Sustainable SEASONS: A White & Green Wedding

Posted on Apr 8 by SEASONS Magazine

Tracey Morris of ella + louie adds radishes, lettuces and artichokes into edible bouquets. Photo by Leah Valentine.

Tracey Morris of ella + louie adds radishes, lettuces and artichokes into edible bouquets. Photo by Leah Valentine.

The idea of sustainability is one we greet with open arms — except perhaps on the one day that some have planned since they were children. When a wedding comes along, it’s a common misconception that making sustainability a priority leads to “all hemp and granola and burlap,” as event planner Merryl Brown puts it.

In fact, with so many components necessary to put on such an event, adding sustainable elements to your wedding is simpler — and more glamorous — than one may think.

“A really good way to do a green event is to source only local materials,” says Brown, who rents, reuses or recycles many elements of her weddings (merrylbrownevents.com). Compostable plates, bamboo containers, rented china, borrowed lanterns and locally sourced fruits and vegetables also often pop up in her soirées.

Rani Hoover, another local wedding and event planner, has used “vintage furniture rental and architectural structures, family crystal and china as serveware” and even “equestrian elements from the couple’s home” to add not only an environmentally friendly component, but also a much deeper connection to the provisions of the big day (ranihoover.com).

Borrowed lanterns and locally grown produce create beautiful (and sustainable) decorations. Photo by Brian Leahy, courtesy Rani Hoover Events.

Borrowed lanterns and locally grown produce create beautiful (and sustainable) decorations. Photo by Brian Leahy, courtesy Rani Hoover Events.

Using familial items can up your event’s green index, whether your family is known for its barbecue or its graphic design skills. Hoover recently worked on a wedding with a huge family food tie-in.

“The wedding was for a local Santa Ynez Valley couple who own a family villa and a winery. We butchered family meats, harvested vegetables, gave jars of olives from the family olive orchard as favors, harvested wheat for the bread, served local Morro Bay oysters and more.”

Farm-to-table caterers are also an easy way to bring the “live local” movement into an event, and several caterers in town boast locally sourced produce and meats in their company ethos. For example, Brown loves using Full of Life Flatbread for her events (fulloflifefoods.com).

Another way to use locally grown produce in your wedding is with flowers: succulents make beautiful (and lasting) centerpieces and wildflowers bring a rustic feel. Tracey Morris of ella + louie (ellaandlouie.com) has crafted bouquets of lettuces, radishes and other locally sourced vegetables and fruits. “And, yes, they were eaten by the bride and groom as well as their guests!” says Morris.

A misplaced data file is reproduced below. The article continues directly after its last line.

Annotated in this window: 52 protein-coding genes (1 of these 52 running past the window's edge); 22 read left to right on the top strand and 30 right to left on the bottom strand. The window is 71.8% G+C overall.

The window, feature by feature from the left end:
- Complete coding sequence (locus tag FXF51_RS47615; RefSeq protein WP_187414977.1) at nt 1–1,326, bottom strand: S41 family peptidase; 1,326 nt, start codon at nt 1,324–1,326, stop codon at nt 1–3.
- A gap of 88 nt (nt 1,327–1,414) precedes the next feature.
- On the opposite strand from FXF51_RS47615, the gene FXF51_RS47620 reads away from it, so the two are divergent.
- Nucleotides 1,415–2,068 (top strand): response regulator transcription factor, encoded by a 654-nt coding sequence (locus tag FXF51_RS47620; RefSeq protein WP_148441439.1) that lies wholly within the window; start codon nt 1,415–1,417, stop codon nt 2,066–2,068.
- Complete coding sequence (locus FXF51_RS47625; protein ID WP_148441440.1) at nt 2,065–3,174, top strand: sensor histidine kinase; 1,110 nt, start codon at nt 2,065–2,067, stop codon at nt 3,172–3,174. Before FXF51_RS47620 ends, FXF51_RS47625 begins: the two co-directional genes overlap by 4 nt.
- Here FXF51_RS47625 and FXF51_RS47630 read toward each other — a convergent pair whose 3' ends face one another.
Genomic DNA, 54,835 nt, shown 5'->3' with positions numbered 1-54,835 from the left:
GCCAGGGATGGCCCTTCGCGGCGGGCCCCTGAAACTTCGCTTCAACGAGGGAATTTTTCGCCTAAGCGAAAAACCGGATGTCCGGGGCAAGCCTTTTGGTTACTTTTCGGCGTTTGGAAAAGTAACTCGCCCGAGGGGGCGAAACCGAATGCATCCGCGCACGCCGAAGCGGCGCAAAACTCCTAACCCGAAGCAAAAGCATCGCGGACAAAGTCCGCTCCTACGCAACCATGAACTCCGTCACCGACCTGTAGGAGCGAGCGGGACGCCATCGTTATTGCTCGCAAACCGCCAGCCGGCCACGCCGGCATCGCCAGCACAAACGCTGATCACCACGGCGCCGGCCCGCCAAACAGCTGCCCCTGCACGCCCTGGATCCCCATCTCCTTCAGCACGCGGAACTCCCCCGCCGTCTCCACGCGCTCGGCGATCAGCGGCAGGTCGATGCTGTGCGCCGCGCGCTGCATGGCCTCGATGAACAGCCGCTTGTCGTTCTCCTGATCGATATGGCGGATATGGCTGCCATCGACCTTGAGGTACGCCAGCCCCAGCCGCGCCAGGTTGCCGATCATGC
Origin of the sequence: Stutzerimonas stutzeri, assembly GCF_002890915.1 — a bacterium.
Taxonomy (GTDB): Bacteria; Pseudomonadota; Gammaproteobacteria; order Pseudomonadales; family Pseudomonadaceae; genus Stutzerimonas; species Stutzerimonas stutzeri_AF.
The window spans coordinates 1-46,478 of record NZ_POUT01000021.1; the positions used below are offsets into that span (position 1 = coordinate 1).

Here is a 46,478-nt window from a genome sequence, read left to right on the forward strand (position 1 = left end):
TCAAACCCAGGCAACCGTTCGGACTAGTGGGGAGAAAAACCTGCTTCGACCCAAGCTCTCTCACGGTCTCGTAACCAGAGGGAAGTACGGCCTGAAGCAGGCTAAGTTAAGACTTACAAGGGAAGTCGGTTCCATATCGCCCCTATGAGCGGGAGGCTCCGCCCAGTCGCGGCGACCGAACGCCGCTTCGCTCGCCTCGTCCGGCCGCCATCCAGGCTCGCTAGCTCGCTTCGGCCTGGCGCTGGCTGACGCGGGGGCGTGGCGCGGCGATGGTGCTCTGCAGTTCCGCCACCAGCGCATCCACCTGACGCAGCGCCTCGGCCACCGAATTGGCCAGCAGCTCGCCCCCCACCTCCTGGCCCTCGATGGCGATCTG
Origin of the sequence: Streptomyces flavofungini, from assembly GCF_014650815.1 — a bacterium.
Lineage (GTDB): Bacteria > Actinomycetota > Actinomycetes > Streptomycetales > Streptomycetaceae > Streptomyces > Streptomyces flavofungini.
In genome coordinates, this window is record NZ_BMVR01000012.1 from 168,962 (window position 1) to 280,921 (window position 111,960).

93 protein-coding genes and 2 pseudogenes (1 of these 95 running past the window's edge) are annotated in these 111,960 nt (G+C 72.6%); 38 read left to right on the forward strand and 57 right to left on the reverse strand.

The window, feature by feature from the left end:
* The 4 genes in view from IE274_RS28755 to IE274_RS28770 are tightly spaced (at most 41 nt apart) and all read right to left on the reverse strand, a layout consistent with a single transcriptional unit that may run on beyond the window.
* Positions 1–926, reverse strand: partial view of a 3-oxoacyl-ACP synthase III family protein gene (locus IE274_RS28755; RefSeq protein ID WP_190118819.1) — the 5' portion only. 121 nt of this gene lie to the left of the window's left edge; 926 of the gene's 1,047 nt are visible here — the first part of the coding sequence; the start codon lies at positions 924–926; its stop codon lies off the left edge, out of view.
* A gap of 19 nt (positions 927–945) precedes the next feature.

The White Peacock helps you be green in a white dress by bringing new life to gently used wedding gowns. High-end consigned dresses in exceptional condition (and often one-of-a-kind) are handpicked by owner Elaine Falstrom, with dresses that normally cost $25,000 being sold for $5,000 (thewhitepeacockbridal.com).

Oftentimes, an event’s sustainability is dependent on those details that rarely cross a bride’s (or groom’s) mind. Waste management, an integral yet oft-forgotten component of larger events, can exponentially increase the sustainability of a wedding. Brown works with Green Project Consultants for events in venues that lack waste management programs, which allows for high diversion rates (greenprojectconsultants.com).

She even goes as far as to give her events flowers and products new life elsewhere.

“Even if somebody’s going to use something that’s not necessarily a green product, at least you can look at how we can extend the life of [it].” Brown often donates products from her events to Art From Scrap, and Morris suggests plantable centerpieces such as kale or herbs.

Keeping a green mindset for the big day connects you to your local businesses and surrounding locale, ultimately creating a more meaningful (and often more beautiful) experience. It’ll be the happiest day of your life, and the environment will be happy for your matrimony, too.

—Taylor Micaela Davis

Zero Waste Party Kit

Zero Waste Party Kit, courtesy Green Project Consultants

Zero Waste Party Kit

Environmental party-planning is a breeze with Green Project Consultants’ Zero Waste Party Kit, which takes care of your clean up in the most sustainable way possible. Provided in each kit are compostable cups, plates, forks, spoons, knives and napkins, as well as a compostable bag-lined box for stress-free clean up. Because all of the dining utensils are compostable, all you need to do is throw everything (yes, everything) into the box at the end of your event, provided you aren’t introducing outside materials such as glass, metal or plastic into the mix. Once you’re done, Green Project Consultants will pick up your box, and you’re free to enjoy the relaxing aftermath of your party. Your food scraps and compostable utensils will soon be on their way to becoming soil amendment.

To order a Zero Waste Party Kit, visit greenprojectconsultants.com/zewe-party-kit.html.

—Taylor Micaela Davis

Originally published in the Spring 2014 issue of Santa Barbara SEASONS Magazine.

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